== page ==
Bio Note: I continue to discover new poet voices as my bookshelves weigh themselves down, in need of serious expansion. Some of these voices include Catherine Pierce, Alicia Mountain, Taylor Byas, CT Salazar, Beth Gordon, and Dorianne Laux. As I read their work, I'm motivated to write my own stuff. Occasionally, I write a poem that makes me proud. My poems have appeared in Feral, River Heron, El Portal & many other journals.
Thursday Afternoon under the Pines
after Dorianne Laux We sit around the fire pit, a blue-and-white cooler housing a small bag of chipped ice, a makeshift igloo by my side. We’re tired like the gray clouds that float over our heads. Early summer grass is beginning to brown in patches the size of home plate. The wrens warn us to stay away from their territory with dive-bombs of gray-and-brown feathers. In a month it will be too hot to sit outside with happy hour drinks and cheese from three countries. We understand the word savor and chew on it with intense deliberation. I want more bees this year. I point to my whiskey barrel full of baby zinnias. They’re for Walter who died three weeks ago. He loved their resistance and wishes to come back as one. The man next door pulls in from work. He looks our way and casts a wave with his right arm. He’ll be 40 next month, says he feels old like he might not make another year. A cardinal lands on the picnic table. He has a wiggling worm in his mouth and stands motionless for half a minute, then flies away as quickly as he landed. The sound of hammers and band-saws comes to a halt in the new neighborhood across the road. We need to have a funeral for the once-perfect ridge that’s been decimated beyond recognition. The developer calls it progress. I call on Sandi to pour me another pre-mixed martini. The olives are stuck in the jar from overcrowding. I feel stuck inside the house in winter. Spring offers hope and water. The girl next door takes her old dog on a walk. She peers through the cracks in the lower pine branches wondering why we’re having a party without her. Country & western music peels in the distance. Crows are having a convention in the tree tops that divide the lots. They want to learn new faces to keep their memories sharp. I feel like a part of something, but it won’t last forever. Nothing does. I need permanence and a bowl of rocky road ice cream. But first I need to finish my martini and send friends home.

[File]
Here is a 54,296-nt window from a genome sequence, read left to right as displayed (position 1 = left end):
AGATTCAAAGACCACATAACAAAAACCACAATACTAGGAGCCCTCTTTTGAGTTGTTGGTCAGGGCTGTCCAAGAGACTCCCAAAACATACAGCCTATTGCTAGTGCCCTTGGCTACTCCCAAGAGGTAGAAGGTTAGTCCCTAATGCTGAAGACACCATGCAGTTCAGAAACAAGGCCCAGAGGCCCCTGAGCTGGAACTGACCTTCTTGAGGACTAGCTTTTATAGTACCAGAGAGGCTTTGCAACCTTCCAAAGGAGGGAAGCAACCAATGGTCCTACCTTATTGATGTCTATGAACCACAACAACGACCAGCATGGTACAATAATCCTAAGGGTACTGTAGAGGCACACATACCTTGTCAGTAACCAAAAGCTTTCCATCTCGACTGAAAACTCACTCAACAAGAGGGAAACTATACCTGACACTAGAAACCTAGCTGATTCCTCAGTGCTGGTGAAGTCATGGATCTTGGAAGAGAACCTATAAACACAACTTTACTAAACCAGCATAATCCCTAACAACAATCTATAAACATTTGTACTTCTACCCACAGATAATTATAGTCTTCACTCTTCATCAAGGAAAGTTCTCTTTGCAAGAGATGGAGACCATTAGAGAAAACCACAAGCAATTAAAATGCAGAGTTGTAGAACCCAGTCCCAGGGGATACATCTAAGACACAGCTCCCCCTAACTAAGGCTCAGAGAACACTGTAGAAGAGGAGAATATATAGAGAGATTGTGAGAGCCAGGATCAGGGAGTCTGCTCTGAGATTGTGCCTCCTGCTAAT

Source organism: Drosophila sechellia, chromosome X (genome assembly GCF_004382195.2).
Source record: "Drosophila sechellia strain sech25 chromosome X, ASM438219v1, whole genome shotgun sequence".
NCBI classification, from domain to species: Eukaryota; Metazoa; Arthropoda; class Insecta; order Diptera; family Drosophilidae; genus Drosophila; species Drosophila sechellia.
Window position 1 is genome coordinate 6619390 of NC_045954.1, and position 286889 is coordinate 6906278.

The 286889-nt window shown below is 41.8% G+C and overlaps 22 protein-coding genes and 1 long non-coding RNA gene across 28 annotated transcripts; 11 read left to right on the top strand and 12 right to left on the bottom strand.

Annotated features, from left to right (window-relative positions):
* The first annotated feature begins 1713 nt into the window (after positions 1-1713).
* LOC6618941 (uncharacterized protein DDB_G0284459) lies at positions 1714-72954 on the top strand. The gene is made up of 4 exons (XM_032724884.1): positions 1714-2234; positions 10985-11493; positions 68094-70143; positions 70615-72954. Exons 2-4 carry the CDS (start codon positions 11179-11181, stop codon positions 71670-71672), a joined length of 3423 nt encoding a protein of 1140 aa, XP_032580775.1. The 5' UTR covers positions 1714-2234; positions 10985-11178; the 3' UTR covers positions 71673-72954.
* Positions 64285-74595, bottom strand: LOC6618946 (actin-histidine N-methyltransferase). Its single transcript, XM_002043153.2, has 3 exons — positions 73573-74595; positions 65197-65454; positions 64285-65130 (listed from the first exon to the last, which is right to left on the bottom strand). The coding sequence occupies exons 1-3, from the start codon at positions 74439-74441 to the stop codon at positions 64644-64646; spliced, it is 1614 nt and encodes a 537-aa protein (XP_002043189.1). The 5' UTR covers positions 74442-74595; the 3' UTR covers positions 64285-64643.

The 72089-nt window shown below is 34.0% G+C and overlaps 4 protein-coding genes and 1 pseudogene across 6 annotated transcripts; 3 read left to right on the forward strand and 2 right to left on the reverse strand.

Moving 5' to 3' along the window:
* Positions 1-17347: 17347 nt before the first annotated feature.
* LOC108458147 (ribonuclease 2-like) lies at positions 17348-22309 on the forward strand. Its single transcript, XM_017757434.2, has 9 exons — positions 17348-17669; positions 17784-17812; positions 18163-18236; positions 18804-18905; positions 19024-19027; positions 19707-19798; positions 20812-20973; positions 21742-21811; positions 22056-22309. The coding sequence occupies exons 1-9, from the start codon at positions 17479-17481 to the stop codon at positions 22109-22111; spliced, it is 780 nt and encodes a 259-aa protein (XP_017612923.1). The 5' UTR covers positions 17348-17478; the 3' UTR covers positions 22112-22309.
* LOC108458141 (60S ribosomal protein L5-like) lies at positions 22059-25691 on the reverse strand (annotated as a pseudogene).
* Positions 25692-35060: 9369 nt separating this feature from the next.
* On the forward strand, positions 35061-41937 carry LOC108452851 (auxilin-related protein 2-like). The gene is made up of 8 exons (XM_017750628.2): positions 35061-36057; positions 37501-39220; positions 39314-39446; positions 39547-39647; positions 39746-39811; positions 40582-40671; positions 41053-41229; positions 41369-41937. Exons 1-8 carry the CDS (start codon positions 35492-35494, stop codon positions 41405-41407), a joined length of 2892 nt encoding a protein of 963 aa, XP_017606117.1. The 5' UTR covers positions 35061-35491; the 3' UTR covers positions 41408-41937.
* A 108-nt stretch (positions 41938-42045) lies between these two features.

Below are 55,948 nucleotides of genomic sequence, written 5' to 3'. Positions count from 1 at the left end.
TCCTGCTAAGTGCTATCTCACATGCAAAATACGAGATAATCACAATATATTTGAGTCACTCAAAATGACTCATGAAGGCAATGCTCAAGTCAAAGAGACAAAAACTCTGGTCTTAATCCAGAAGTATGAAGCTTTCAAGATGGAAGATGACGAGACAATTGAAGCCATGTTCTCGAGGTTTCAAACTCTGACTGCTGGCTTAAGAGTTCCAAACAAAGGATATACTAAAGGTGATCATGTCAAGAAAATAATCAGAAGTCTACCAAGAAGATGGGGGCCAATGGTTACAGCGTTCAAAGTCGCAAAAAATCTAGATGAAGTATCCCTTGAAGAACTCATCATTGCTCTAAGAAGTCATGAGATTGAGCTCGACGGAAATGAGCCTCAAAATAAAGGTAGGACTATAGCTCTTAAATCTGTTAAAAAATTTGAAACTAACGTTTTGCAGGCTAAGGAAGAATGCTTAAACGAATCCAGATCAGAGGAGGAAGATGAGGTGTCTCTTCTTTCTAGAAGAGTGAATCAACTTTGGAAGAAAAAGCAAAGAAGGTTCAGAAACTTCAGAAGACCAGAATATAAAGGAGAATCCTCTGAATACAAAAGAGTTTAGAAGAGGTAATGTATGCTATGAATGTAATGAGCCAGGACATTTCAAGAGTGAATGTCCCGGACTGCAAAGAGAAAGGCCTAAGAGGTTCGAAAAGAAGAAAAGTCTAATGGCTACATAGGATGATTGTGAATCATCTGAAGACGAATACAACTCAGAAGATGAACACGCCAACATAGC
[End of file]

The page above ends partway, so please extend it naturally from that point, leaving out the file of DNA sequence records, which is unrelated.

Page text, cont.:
©2022 John Dorroh
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